Gas prices on Tuesday notched a fourth record high this year under President Joe Biden.
The national average price for unleaded gas stands at $4.62, according to AAA. The price marks the third all-time high in May and the fourth record price hit since March.
The Biden administration, which since taking office has handicapped domestic oil production efforts, still plans to tap the nation's Strategic Petroleum Reserve to combat skyrocketing prices. After taking office, Biden curbed domestic energy production by closing the Keystone XL pipeline and placing a moratorium on new U.S. gas leases.
When visiting a strategic petroleum plant in Louisiana last week, Energy Secretary Jennifer Granholm said the administration will "release one million barrels per day for the next six months," according to KNOE News. She blamed the rising prices on Russia's invasion of Ukraine, though surging inflation has affected the United States since last year. Before the invasion, Biden blamed supply chain disruptions and the lingering effects of the COVID-19 pandemic for rising costs.
Former Obama economic adviser Steven Rattner in March called the 40-year inflation high "Biden's inflation," saying the president's large federal stimulus package was responsible. Lawrence Summers, another Obama economic adviser, also said Biden's American Rescue Plan prompted the record inflation.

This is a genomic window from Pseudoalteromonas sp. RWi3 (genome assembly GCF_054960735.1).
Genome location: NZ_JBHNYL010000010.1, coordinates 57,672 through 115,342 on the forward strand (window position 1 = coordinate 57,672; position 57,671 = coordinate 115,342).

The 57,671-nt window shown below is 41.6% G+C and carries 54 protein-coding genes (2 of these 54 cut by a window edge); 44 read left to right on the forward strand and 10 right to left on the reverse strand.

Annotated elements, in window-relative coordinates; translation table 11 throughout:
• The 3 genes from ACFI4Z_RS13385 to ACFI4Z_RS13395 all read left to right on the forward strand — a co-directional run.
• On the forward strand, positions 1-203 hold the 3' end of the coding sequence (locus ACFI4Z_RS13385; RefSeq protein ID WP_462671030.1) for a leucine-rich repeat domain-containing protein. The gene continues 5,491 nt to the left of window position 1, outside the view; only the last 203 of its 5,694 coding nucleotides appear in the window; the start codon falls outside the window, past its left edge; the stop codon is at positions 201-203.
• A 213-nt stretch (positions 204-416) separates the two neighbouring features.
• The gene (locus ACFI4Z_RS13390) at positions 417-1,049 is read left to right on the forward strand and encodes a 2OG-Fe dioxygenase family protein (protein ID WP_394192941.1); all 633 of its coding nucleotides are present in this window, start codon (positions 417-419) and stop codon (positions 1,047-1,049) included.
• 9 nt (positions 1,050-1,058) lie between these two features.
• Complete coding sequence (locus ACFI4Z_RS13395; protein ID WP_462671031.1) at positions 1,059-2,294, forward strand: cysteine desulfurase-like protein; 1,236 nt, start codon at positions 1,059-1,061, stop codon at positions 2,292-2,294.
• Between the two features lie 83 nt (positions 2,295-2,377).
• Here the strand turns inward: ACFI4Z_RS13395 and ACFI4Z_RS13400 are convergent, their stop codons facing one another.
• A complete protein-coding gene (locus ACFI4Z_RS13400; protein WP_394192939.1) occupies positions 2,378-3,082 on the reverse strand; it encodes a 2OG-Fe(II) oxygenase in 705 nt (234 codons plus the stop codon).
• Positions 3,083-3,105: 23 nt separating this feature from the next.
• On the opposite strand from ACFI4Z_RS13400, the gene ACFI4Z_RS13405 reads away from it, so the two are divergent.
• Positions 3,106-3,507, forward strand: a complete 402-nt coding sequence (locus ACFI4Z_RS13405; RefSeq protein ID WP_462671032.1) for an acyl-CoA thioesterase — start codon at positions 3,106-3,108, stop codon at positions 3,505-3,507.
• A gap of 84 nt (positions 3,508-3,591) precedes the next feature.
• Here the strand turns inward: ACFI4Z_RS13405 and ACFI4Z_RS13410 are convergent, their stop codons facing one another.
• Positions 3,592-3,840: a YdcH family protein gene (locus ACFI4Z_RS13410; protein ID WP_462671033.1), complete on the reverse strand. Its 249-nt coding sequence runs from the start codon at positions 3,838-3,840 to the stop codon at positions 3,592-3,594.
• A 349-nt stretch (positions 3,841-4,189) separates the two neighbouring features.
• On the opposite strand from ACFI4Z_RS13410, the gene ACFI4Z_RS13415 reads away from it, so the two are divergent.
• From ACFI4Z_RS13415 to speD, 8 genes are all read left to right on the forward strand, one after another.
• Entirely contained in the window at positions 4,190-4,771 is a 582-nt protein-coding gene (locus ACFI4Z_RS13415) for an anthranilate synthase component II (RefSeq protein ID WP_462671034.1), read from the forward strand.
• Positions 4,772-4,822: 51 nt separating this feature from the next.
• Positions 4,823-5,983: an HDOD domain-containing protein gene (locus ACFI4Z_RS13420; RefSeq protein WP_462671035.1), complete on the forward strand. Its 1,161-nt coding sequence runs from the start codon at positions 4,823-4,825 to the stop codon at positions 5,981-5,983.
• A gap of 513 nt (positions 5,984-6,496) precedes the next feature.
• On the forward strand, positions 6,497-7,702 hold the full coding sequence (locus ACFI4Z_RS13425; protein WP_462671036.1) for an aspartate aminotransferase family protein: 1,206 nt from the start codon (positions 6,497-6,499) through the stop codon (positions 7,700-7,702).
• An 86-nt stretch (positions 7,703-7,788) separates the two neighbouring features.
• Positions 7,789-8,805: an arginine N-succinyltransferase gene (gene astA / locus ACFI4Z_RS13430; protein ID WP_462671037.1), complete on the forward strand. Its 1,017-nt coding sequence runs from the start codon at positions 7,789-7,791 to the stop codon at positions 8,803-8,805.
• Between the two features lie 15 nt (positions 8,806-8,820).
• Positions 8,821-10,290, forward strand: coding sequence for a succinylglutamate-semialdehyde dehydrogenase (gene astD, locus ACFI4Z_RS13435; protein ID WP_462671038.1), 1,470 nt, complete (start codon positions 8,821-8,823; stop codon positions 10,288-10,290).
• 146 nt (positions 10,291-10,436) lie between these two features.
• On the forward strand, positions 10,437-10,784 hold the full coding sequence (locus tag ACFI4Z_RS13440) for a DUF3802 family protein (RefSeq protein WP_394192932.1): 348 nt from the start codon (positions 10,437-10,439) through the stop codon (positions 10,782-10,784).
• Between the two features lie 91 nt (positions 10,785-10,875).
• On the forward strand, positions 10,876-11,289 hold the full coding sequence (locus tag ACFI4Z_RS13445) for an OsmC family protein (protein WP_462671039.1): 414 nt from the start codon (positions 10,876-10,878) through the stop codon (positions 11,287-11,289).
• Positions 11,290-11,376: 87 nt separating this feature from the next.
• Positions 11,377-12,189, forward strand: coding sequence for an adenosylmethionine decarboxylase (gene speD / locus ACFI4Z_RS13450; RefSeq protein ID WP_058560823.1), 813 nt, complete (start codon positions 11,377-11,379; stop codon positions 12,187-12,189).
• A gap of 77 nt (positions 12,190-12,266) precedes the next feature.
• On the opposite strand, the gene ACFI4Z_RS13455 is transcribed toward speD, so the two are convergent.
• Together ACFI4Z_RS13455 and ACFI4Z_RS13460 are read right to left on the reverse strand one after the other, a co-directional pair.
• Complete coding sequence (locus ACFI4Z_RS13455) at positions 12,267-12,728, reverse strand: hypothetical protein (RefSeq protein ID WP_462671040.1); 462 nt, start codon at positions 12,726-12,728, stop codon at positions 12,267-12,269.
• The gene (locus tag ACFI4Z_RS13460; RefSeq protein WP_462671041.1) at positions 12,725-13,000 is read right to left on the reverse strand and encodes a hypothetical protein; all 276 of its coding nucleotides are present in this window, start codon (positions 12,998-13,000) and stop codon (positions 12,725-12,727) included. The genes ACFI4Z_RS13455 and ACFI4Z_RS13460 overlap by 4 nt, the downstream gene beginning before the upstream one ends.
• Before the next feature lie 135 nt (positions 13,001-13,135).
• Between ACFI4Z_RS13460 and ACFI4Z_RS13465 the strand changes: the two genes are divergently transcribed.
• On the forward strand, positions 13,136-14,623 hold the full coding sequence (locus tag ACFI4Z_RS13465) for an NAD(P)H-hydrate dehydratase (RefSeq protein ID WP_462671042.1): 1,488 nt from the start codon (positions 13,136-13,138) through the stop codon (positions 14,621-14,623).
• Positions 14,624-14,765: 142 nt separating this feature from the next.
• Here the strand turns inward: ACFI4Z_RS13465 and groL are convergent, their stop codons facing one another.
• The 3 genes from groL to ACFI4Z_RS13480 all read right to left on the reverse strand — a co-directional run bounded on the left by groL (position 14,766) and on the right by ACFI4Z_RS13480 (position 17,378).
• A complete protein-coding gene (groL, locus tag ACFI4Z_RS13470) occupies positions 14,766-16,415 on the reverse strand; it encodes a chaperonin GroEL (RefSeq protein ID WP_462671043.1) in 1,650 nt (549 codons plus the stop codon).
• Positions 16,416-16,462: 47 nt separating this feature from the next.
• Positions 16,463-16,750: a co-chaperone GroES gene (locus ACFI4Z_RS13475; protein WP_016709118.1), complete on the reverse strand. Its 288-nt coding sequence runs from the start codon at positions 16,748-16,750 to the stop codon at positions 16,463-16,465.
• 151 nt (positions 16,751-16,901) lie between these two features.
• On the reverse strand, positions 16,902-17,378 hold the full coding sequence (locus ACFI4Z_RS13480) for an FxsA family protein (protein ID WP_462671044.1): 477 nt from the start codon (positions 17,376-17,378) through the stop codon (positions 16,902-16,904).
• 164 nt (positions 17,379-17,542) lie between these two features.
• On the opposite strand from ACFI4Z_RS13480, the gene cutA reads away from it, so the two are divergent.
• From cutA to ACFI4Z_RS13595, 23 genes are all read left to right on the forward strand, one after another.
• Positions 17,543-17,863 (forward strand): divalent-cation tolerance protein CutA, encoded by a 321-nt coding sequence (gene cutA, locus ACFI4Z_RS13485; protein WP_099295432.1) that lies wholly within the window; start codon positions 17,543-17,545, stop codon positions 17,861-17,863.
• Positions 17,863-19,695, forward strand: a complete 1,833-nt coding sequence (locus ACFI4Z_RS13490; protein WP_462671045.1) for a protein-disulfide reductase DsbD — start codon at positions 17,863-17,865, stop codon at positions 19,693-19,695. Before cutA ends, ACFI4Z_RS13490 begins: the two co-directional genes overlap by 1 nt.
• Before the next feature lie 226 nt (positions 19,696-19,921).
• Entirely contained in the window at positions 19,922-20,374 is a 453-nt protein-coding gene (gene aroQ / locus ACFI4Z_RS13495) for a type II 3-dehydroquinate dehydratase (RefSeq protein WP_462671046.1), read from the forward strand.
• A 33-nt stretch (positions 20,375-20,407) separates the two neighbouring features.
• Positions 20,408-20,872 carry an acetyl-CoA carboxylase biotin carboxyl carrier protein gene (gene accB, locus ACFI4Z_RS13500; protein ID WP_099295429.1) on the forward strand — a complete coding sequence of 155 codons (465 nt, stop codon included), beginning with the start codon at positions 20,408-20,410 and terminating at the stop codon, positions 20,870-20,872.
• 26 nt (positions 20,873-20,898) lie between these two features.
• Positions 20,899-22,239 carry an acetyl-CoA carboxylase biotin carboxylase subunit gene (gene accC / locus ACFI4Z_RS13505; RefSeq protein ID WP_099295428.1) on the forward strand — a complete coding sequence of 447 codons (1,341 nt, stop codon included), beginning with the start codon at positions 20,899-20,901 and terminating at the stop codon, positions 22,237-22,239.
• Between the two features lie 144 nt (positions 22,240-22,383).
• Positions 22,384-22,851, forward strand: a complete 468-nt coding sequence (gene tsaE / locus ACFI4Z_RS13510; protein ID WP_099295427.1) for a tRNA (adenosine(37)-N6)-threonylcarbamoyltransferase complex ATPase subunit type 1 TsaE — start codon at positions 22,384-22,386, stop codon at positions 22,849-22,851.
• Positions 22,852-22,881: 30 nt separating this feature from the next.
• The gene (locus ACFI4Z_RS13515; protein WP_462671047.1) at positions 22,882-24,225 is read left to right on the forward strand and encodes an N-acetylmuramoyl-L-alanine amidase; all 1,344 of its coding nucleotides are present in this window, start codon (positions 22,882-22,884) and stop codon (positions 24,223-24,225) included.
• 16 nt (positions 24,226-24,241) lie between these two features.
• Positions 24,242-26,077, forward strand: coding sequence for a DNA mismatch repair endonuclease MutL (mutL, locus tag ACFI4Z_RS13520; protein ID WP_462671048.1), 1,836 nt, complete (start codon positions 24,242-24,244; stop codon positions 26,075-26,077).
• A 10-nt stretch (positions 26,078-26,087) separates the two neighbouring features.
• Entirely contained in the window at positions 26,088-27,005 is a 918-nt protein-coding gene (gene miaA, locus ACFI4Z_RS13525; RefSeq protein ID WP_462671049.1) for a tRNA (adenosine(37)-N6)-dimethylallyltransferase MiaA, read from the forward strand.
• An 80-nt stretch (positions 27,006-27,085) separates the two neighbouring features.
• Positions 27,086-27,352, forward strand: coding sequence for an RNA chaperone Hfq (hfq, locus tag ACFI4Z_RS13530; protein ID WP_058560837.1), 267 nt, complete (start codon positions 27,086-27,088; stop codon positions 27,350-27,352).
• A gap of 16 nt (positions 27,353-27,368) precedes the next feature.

Former Obama Federal Reserve chairman Ben Bernanke said in May that the United States will experience "stagflation" under Biden, predicting "a period in the next year or two where growth is low, unemployment is at least up a little bit, and inflation is still high."
Rep. Garret Graves (R.), who was among a group of Louisiana lawmakers present when Granholm made her remarks, told KNOE the administration's approach was "irrational."
"You either leave the reserves more depleted than when you found them, or you come back later and buy more oil," Graves said. "They're gonna come back and buy more oil, and it's going to be very difficult to predict what energy markets are going to look like in several months when they plan on doing it. But right now, I expect gas and especially diesel prices to continue climbing."
Granholm added that the administration hopes to see a movement away from gas-powered transportation.
"We do want to see a movement toward electrification of transportation, but we know that people aren’t in a position to buy an electric vehicle today," Granholm said.